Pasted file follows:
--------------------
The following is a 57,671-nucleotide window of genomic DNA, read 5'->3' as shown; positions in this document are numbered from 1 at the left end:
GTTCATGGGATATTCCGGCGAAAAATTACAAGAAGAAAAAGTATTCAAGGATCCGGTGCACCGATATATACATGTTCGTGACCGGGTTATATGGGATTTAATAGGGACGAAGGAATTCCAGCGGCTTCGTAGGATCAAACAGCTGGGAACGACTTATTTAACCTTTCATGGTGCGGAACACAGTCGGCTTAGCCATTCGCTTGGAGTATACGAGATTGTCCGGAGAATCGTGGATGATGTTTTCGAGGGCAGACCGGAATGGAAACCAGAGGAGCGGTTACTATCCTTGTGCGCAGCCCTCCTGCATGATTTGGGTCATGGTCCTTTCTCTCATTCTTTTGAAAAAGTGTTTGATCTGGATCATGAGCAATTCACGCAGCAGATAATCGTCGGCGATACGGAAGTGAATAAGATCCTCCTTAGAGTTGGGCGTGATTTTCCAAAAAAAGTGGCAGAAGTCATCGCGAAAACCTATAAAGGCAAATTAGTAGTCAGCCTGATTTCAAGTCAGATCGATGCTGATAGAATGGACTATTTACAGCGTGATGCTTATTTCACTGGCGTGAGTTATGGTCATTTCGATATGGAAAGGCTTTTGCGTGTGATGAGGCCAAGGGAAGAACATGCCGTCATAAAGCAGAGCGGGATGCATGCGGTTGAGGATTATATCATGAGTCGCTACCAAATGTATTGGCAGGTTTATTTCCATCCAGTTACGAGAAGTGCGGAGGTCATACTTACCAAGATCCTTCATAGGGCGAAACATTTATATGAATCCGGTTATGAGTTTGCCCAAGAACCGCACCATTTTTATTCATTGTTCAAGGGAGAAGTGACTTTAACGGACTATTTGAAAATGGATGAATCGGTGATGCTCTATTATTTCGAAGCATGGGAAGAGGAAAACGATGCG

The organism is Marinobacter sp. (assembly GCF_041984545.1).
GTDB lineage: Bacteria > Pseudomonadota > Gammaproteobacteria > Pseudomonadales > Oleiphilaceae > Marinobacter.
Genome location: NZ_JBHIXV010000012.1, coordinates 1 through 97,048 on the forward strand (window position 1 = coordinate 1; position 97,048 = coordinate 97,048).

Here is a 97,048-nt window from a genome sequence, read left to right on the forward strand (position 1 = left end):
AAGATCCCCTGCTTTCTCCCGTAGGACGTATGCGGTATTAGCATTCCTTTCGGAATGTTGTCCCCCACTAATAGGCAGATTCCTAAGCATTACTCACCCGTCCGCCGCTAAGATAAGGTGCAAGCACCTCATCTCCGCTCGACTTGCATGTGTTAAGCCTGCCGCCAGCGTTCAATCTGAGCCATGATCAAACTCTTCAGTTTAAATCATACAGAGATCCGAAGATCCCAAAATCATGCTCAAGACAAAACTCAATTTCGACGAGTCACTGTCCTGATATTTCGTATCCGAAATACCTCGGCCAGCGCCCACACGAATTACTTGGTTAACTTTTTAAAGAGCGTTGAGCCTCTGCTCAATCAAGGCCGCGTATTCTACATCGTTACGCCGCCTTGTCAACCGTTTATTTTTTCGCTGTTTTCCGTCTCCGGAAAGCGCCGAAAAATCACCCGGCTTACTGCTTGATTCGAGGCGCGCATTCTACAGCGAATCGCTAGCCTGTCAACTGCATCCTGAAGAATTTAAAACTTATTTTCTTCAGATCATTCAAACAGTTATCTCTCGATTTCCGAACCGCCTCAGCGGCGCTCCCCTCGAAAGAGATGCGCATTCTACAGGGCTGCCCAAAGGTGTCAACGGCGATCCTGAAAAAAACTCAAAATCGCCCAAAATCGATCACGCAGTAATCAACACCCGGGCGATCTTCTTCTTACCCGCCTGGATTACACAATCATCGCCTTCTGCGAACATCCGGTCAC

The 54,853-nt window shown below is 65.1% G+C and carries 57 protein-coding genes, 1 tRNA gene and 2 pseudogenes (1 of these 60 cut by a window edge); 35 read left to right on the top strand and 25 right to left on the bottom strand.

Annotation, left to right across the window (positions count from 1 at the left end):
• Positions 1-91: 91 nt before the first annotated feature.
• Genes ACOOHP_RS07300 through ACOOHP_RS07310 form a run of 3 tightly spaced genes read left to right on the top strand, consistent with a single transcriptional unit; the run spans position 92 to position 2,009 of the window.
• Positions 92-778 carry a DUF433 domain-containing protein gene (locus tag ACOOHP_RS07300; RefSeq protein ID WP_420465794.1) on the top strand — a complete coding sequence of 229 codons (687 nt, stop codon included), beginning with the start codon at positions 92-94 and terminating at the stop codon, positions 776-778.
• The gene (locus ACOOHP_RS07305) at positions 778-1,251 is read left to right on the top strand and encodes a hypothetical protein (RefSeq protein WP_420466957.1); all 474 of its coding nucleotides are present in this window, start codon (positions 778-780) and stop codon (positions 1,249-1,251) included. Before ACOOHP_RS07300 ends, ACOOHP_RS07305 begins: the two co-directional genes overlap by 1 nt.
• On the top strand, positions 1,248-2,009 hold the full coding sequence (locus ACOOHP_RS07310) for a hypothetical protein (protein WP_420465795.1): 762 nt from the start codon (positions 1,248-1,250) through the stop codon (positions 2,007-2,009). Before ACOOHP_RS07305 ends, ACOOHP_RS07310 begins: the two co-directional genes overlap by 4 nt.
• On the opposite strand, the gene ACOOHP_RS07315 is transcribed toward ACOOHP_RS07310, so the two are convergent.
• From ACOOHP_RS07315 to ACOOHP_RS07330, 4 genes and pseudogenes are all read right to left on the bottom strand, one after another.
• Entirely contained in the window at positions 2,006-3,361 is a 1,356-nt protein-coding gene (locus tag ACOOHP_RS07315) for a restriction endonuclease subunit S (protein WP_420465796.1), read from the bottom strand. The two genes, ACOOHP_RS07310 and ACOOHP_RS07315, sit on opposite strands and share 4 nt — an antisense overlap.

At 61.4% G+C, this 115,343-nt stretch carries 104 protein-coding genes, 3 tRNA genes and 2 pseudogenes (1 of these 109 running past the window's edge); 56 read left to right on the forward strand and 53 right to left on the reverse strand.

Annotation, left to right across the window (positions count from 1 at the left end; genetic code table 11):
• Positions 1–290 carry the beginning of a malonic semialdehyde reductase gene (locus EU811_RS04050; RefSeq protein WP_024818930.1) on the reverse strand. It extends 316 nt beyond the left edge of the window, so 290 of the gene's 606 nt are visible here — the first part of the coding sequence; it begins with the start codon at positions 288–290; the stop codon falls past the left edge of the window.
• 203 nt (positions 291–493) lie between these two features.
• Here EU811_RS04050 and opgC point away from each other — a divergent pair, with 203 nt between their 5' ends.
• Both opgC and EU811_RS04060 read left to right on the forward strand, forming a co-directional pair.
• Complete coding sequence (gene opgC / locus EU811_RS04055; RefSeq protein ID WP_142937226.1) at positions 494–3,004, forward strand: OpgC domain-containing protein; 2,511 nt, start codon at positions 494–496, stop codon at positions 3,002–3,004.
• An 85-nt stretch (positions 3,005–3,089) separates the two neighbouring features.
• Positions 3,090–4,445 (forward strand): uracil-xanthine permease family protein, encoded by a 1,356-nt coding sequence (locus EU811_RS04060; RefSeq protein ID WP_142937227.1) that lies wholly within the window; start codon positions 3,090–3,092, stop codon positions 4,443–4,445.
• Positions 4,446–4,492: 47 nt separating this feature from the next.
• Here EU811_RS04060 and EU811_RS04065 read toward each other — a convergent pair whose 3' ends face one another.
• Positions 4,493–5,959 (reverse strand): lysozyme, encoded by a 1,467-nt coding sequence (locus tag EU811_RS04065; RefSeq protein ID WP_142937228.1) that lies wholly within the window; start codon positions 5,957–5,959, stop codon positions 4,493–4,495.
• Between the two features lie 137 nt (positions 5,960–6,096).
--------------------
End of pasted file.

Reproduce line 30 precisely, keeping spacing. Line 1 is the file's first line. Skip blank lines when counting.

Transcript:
• Between the two features lie 137 nt (positions 5,960–6,096).